Farmers in cooler, wet areas of the country raise squash with concentrated efforts. Julia McCarthy, of Brown Boar Farm, in East Wells, Vt., says that crops benefit from a red plastic “mulch” layer laid across the soil, with the squash growing up through holes in the plastic. “The plastic allows light to come through and warms the soil,” McCarthy says. “Squash don’t like wet feet, so it’s planted in soil built up about 4 inches, so roots stay drier.” 

McCarthy dusts kaolin clay on leaves, protecting them from splashing raindrops that could spread disease. She says squash must be sprayed about once a week, “with less toxic pesticides, such as Dipel,” in order to overcome the inevitable infestation of crop-destroying cucumber beetles and squash beetles that affect her popular delicata squash and sugar pumpkins. 

Glenn Cook, an owner-operator at Cider Hill Farm, in Amesbury, Mass., says, “Cucumber beetles show up every year about three weeks after planting.” He uses fabric row covering to physically keep pests—and birds seeking seeds—from tender, young squash. Cook also sprays with Pristine fungicide, which is highly effective against Botrytis (gray mold) and powdery mildew. “Our food is really fresh and really safe, as proven by the random tests performed on our produce by the FDA,” Cook adds. “We spray early but never after fruiting begins. For the best produce, I think the important message is to buy local, from farmers you know.”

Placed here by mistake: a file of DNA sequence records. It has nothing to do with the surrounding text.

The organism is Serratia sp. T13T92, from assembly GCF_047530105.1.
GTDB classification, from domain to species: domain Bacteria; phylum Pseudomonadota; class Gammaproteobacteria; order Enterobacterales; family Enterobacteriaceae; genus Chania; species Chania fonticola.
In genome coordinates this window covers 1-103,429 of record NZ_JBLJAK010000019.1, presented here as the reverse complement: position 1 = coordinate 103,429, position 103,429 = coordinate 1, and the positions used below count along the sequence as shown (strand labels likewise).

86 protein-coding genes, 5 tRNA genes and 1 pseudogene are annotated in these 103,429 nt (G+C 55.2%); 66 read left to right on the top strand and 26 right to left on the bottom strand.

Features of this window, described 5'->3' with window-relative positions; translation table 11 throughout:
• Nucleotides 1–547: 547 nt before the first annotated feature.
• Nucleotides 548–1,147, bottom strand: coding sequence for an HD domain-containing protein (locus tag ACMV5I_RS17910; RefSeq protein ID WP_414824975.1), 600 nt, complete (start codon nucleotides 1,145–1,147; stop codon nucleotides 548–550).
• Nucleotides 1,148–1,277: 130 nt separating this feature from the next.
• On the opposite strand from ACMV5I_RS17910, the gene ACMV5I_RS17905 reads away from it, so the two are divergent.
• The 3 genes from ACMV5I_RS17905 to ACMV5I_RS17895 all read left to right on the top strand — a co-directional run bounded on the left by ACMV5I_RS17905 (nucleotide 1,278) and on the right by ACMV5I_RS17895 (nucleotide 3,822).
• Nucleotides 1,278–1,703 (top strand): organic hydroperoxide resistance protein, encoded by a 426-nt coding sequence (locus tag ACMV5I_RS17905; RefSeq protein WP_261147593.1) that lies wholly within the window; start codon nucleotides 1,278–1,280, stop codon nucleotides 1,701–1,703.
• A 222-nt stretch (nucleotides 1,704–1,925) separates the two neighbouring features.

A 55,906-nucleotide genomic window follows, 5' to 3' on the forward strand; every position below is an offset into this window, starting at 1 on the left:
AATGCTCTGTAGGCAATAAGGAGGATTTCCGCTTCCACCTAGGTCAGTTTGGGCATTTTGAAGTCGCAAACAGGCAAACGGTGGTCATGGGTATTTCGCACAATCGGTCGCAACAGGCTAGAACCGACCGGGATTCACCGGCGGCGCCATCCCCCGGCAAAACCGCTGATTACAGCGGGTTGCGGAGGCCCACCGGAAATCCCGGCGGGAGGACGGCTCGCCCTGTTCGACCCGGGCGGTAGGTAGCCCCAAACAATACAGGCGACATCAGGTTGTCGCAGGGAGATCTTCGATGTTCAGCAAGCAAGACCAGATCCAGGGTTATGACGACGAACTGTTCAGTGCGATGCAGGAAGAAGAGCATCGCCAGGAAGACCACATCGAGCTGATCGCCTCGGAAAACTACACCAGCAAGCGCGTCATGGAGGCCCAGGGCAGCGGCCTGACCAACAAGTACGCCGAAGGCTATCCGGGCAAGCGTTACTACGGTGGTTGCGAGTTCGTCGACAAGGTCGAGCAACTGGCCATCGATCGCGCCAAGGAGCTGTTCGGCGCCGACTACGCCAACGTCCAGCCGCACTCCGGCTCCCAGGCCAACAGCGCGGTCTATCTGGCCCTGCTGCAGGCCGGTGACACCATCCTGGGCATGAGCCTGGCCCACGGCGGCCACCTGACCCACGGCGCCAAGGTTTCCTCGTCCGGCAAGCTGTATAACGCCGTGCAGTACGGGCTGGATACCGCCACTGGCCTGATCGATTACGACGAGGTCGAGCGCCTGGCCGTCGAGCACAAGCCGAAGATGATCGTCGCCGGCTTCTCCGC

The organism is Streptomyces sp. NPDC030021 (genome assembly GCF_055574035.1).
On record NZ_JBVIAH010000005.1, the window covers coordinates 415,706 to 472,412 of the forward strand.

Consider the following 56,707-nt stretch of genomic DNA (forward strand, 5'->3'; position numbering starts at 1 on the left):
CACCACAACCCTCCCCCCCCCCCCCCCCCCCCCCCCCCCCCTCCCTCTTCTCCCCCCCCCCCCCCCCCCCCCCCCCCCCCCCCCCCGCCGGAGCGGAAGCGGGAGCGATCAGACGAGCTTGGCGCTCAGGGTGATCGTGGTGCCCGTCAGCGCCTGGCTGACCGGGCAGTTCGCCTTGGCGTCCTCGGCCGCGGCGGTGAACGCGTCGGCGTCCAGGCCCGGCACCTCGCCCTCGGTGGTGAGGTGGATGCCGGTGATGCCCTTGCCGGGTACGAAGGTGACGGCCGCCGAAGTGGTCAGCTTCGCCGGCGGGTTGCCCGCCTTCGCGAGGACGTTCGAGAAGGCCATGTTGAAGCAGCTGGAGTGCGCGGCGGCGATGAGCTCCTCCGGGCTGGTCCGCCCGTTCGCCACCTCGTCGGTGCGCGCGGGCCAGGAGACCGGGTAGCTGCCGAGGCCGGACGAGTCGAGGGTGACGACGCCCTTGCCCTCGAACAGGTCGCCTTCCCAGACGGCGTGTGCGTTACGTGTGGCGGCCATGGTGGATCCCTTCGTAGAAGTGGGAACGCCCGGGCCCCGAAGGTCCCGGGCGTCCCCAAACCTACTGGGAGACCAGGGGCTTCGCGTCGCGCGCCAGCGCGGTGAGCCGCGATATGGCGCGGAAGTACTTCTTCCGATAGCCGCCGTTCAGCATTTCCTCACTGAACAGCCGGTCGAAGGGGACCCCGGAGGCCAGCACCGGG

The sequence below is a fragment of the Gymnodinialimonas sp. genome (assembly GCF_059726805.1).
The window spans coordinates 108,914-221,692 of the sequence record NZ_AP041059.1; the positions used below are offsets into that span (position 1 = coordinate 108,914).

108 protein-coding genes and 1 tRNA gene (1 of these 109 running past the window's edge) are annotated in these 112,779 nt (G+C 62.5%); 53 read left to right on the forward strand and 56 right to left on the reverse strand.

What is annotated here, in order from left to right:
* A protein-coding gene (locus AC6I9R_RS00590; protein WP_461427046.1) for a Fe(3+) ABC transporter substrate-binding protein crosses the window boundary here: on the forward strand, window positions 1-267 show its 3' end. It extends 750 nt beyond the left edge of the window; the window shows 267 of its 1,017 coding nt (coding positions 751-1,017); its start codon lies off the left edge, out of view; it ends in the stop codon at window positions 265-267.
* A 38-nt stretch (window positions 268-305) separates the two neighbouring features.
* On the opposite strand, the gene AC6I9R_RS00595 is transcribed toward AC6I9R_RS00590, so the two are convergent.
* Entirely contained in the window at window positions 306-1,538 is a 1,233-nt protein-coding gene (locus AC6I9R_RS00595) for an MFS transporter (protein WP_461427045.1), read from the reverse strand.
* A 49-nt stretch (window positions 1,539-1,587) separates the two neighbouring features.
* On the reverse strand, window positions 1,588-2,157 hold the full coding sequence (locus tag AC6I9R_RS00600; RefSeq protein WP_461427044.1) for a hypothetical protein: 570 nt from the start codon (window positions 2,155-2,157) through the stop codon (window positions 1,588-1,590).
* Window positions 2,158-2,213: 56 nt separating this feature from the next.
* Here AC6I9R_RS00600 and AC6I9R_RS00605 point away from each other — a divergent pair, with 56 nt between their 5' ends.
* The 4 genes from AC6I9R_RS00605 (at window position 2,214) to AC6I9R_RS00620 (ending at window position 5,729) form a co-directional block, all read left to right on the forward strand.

Price points

These growers report prices ranging from 33 cents to 70 cents a pound for edible squash and say that prices haven’t increased much in years. “Our prices have been steady, despite the fact that squash can be a very inconsistent crop, affected by rain, temperatures, diseases and pests,” Cook says.  

More From FoodService Director

Ideas and Innovation
coffee shop trailor graphic

A familiar face is coming to the roads of Rutgers University this fall: the Starbucks mermaid. The New Brunswick, N.J.-based school is testing a Starbucks truck throughout the upcoming semester, NJ.com reports . The company began testing trucks on college campuses in 2014, and now has mobile locations at Arizona State University, James Madison University in Virginia, East Carolina University in North Carolina and Sacramento State in California.